- Sat, 17 July 2021 at sundown (9th of Av, 5781)
- Sat, 06 August 2022 at sundown (10th of Av, 5782)
- Wed, 26 July 2023 at sundown (9th of Av, 5783)
- Mon, 12 August 2024 at sundown (9th of Av, 5784)
- Sat, 02 August 2025 at sundown (9th of Av, 5785)
- Wed, 22 July 2026 at sundown (9th of Av, 5786)
The Ninth of Av in the Bible
According to the Mishnah (Ta'anit 4:6), we fast on the ninth of Av because of five calamities that took place on that day. The earliest of these is the first source of Tisha B’Av in the Bible.
Before the Israelites entered the land of Israel, they sent spies to scout out the land. When the spies brought back a negative report, the Israelites cried on the 9th of Av, demonstrating a lack of faith in God. This generation was punished and forbidden to enter the land. God decreed that, as the Israelites had wept for false purposes on the ninth of Av, this day would become a day of weeping for true misfortune forever (Numbers 13–14).
The other calamities that took place on Tisha B’Av throughout history are:
- The First Temple was destroyed by the Babylonians, which the Talmud tells us began to burn on the ninth of Av and continued through the tenth. For this reason, some observe mourning practices until midday on the tenth of Av.
- The Second Temple was destroyed by the Romans and resulted in the Jewish exile from the Holy Land and the scattering of Judea.
- The Romans killed more than 500,000 Jews on July 8th, 135 CE, or the 9th of Av, 3892, during the suppression of the Bar Kokhba revolt.
- Turnus Rufus,
Romancommander who crushed the Bar Kokhba revolt, further demolished the site of the Temple and its surrounding area.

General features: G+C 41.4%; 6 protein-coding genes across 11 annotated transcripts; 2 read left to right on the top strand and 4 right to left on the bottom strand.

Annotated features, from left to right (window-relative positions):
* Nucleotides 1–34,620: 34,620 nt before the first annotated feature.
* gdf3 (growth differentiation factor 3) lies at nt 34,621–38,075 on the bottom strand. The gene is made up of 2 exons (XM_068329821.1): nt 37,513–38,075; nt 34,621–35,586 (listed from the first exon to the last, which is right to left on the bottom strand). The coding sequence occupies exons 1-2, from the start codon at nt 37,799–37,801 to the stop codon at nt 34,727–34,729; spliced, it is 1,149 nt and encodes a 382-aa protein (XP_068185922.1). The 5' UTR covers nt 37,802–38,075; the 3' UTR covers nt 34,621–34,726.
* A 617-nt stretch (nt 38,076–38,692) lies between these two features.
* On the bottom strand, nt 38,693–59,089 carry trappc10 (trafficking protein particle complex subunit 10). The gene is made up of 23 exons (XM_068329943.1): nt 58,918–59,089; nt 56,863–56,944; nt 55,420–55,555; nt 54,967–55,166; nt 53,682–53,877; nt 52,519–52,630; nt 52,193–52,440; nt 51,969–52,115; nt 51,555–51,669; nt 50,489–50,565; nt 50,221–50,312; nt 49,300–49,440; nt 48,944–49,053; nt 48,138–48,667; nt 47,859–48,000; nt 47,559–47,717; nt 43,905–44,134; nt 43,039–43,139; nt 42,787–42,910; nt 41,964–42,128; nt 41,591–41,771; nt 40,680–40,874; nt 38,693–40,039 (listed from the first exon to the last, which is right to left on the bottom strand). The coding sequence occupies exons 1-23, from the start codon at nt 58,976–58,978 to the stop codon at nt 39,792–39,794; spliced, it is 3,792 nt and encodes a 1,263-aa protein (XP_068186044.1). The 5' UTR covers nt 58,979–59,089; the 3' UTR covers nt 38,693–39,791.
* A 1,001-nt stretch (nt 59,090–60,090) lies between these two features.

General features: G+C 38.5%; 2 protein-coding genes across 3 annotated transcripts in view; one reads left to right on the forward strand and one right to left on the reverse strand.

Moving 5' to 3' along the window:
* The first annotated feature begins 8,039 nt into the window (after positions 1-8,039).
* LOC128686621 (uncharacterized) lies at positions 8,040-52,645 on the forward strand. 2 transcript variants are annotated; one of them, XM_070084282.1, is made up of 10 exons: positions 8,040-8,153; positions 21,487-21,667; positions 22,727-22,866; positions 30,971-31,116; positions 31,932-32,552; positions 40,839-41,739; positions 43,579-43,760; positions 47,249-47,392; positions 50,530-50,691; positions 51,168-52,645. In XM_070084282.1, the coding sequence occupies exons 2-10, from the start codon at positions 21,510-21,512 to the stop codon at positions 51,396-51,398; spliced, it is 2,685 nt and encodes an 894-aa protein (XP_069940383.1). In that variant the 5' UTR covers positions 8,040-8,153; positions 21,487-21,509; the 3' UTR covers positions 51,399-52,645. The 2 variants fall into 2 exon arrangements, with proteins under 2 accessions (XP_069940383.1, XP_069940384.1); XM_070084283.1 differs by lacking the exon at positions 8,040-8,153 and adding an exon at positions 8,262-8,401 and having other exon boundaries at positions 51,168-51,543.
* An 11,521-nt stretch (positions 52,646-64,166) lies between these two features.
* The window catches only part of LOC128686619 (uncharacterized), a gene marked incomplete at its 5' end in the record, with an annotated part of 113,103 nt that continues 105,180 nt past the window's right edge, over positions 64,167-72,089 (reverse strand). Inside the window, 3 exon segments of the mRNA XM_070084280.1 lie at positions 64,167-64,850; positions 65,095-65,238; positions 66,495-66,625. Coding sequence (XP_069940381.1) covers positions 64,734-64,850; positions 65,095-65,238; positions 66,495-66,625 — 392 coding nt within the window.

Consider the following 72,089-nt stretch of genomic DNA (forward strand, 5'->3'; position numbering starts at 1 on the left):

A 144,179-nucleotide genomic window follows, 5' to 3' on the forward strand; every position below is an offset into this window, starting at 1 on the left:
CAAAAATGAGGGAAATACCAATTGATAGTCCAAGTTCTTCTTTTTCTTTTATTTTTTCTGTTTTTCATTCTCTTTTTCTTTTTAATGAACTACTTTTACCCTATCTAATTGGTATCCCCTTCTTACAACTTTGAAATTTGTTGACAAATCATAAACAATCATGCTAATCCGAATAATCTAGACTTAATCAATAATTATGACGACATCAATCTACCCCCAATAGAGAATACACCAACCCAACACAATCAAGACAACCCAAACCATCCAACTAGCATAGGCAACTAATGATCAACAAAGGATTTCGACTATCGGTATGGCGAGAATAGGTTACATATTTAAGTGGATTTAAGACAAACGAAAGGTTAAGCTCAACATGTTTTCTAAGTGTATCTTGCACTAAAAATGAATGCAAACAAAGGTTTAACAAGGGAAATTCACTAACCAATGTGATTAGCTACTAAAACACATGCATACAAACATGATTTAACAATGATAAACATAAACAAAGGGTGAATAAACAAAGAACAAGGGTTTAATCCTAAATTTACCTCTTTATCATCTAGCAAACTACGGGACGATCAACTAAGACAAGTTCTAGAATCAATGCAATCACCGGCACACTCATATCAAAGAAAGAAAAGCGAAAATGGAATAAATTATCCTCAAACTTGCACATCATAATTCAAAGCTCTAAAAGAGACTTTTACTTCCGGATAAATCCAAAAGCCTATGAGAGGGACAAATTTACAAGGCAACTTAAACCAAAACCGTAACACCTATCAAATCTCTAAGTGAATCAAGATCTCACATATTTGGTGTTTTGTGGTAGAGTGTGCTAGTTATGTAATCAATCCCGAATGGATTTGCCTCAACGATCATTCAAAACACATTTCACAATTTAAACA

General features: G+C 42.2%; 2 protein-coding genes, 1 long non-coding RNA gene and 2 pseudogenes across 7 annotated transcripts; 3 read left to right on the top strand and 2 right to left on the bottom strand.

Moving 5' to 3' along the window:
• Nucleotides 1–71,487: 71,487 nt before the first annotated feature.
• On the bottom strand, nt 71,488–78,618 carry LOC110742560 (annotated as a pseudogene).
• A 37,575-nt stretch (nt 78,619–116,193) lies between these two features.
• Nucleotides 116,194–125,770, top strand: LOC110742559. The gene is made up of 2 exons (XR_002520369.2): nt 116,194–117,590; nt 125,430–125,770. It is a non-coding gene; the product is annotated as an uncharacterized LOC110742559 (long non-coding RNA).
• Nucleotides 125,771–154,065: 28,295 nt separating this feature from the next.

The Ninth of Av in Jewish History
There are several other historical events that are also linked to the tragic day of 9 Av. These include:
- The expulsion of the Jews from England in 1290, and from Spain in 1492.
- The outbreak of World War I in 1914, which caused the upheaval of many Jewish communities and started the groundwork for World War II.
- The Final Solution by Heinrich Himmler was approved on the ninth of Av in 1941, leading to the Holocaust, which killed
one thirdof the world's Jewish population.
- The mass deportation of Jews from the Warsaw Ghetto to Treblinka in 1942.
Tisha B’Av Davening & Prayers
After the meal, once the fast begins,
Kinnot are songs and poems of lamentation and mourning, many of which were composed during tragic periods of Jewish history. Early
During the afternoon service, a special passage called Nachem is inserted in the Shmoneh Esrei prayers. “Nachem” means comfort, and the prayer begs God to console the suffering mourners of Zion and Jerusalem following its brutal destruction by the enemies of Israel.
The Shabbat after Tisha B'Av is called Shabbat Nachamu, the Sabbath of Comforting. We read the Haftarah from the Book of Isaiah, which speaks of comforting the Jewish people for all their suffering. This is the first of the seven Haftarot that express the theme of redemption, leading up to Rosh Hashanah, the Jewish New Year.
Guide To Megillat Eicha
Lamentations or, in Hebrew, Megillat Eicha, was written by Jeremiah the Prophet after the destruction of the first Temple (Beit Hamikdash). The Hebrew word “Eicha” means “How?”. Jeremiah begins by asking “How does Jerusalem, a city once full of people, now find itself without anyone?” Click below for Rabbi David Fohrman’s interpretive reflection on the text of Lamentations.